Saturday, May 24, 2008
I’m not one to care about celebrities and their professional pursuits, but I do care about the integrity of live theatre. And I also know a whole lot of women with the chops to act this role on Broadway who would kill for the chance to do so. I completely understand why producers like to cast “names” in their shows, it definitely helps sell tickets. But let’s be honest, a Katie Holmes fan is probably not an Arthur Miller fan (we can compare and contrast The Crucible and Dawson's Creek in another post). A New York theatre-goer who purposely buys a ticket to All My Sons to see Katie Holmes would probably be much happier at at performance of, let’s say, Mamma Mia.
I must admit that I knew Katie Holmes way back in the day when we danced at the same studio in Toledo, Ohio. I witnessed the blossoming of her career, from when she was discovered at a modeling competition to when she flew to North Carolina to film the pilot for Dawson’s Creek. I saw her play Lola in the St. John’s High School performance of Damn Yankees when she was seventeen. Holmes has that undefinable “it factor” and always has; after dance performances my parents were known to say things like, “Molly, your dancing was great, but we couldn’t stop watching Katie.” In light of some sketchy personal and religious decisions, she’s certainly deserving of a successful entertainment career. But she’s going to have to do some serious craft-honing to pull this off.
Acting on Broadway is different than acting in film. Although the intention is the same, nuances in the delivery and environment make for distinct variations in technique. It’s kind of like asking a painter who works with watercolors to spraypaint a mural; even if the work is of the same thing, it’s not the same medium. Just because you can do one does not mean you can do the other.
I hate to be so pessimistic about Holmes’ potential, but the recent celebs to grace the Great White Way haven’t achieved much success. Julianne Moore stared in David Hare’s The Vertical Hour in 2006. Elyse Gardner from USA Today wrote “Julianne Moore, the luminous leading lady known for her vibrant work in The Hours and many other films, isn't a stranger to the stage. But in this Broadway debut, she can seem strained and self-conscious.”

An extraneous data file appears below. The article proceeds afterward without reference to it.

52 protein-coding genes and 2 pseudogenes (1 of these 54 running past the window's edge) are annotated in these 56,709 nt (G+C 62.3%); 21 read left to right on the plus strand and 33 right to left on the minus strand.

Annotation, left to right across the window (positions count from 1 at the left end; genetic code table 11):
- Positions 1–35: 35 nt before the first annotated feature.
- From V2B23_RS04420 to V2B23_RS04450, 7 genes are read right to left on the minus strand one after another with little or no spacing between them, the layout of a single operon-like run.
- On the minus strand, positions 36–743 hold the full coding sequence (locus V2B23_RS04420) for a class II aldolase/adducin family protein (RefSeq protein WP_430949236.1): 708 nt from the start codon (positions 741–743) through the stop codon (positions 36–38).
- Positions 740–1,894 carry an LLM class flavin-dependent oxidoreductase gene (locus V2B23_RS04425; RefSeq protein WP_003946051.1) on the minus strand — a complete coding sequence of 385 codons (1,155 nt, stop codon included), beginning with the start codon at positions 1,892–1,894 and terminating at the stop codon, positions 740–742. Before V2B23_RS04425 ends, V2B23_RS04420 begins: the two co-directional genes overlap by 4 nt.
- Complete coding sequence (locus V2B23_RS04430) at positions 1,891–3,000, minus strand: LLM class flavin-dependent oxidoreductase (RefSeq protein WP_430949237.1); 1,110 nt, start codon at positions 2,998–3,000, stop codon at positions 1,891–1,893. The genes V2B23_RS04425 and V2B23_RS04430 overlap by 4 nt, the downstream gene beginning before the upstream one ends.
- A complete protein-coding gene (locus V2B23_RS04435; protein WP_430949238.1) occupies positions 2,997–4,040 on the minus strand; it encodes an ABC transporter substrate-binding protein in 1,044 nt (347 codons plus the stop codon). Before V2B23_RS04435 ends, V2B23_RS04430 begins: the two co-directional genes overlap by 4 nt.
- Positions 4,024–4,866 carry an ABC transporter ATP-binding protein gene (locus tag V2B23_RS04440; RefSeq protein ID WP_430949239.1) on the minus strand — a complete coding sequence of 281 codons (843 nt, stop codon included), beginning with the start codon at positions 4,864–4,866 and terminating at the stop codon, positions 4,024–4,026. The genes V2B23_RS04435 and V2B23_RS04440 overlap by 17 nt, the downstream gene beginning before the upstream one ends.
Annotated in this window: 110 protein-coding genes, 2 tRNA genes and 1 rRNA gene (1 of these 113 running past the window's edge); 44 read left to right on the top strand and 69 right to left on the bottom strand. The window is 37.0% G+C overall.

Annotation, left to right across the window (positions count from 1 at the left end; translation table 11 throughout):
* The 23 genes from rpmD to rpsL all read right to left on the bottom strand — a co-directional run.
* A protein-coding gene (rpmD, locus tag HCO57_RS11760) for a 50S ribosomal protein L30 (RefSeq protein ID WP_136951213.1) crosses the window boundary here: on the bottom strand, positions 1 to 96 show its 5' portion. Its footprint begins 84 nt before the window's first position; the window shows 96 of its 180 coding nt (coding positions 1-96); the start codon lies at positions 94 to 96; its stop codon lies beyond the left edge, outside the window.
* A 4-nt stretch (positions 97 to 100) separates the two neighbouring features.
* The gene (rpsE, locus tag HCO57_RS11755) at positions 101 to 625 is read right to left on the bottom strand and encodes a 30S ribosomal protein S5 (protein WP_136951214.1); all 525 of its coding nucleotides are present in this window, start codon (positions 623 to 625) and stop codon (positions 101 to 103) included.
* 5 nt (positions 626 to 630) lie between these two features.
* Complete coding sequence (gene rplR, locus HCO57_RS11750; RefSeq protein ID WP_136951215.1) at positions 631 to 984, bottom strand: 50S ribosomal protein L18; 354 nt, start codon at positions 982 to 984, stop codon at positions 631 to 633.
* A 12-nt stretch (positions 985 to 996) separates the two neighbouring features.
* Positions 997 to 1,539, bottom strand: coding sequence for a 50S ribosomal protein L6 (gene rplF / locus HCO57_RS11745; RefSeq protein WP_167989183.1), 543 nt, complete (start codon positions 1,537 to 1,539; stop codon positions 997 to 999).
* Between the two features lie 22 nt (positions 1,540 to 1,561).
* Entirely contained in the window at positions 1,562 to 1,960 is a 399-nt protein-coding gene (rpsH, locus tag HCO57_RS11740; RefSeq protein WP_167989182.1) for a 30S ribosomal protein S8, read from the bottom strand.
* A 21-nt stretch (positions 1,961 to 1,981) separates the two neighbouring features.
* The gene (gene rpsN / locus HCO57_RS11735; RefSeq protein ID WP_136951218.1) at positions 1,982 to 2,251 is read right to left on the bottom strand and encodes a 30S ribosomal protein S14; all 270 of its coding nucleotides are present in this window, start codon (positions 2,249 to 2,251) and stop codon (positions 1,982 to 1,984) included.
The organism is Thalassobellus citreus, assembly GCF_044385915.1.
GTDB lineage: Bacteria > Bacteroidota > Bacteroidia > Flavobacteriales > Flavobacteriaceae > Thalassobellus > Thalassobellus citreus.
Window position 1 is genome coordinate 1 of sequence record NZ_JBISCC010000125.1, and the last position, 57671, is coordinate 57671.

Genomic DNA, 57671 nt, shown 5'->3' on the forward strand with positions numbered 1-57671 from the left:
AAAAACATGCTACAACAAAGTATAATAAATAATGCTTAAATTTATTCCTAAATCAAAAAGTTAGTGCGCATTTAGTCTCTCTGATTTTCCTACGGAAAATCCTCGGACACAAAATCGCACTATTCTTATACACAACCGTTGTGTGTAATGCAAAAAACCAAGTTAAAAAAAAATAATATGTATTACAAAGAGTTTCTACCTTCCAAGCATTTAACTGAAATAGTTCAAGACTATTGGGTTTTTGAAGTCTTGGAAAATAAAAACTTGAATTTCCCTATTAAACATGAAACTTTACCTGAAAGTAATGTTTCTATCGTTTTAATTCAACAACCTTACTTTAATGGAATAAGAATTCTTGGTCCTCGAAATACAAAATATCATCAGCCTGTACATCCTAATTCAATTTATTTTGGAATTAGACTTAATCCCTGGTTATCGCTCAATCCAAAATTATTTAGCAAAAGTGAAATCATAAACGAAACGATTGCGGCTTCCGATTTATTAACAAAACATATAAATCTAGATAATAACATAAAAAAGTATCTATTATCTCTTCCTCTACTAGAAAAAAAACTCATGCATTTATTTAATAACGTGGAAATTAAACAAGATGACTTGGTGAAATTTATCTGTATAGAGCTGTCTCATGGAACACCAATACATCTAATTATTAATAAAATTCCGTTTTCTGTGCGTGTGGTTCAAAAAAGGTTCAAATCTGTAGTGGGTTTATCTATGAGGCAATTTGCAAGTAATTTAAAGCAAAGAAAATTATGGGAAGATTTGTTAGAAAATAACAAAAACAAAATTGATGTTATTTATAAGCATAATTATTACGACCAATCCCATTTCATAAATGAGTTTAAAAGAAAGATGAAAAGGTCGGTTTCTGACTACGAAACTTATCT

Julia Roberts starred in Richard Greenberg’s Three Days of Rain in 2007. Ben Brantley of the New York Times, a self-described Juliaholic wrote “the only emotion that this production generates arises not from any interaction onstage, but from the relationship between Ms. Roberts and her fans.” He goes on to say “she does not do well — at least not by any conventional standards of theatrical art.” And we're talking about America's Sweetheart here.
It’s only fair to note that Jennifer Garner was actually somewhat well-received in this past season’s Cyrano de Bergerac, although she a long history on stage. And Claire Danes received mixed reviews in last season’s revival of Pygmalion, although the show itself was pretty much panned. All I’m saying is that Holmes has her work cut out for her.
I’m confident that this revival of All My Sons will be something to see; Lithgow, Wiest and Wilson make for a tremendous cast and the play itself is incredibly well-written. And maybe Holmes will figure it out and really shine on stage. Or maybe she’ll just be another pretty Hollywood diva who is better cut out for a camera on the West coast. Prove me wrong, Miss Holmes, or I may have to release that video of us tap dancing to “Hand Jive.”
Saturday, May 17, 2008
The Judgement of Paris is directed and choreographed by notable new choreographer Austin McCormick. McCormick is a recent Julliard grad and the Artistic Director of Company XIV. His choreography is heavily modern with a backbone of traditional ballet. And his dancers are all athletic and graceful performing the movement. It seems like McCormick is a seasoned dancer with an itch to do something new and interesting.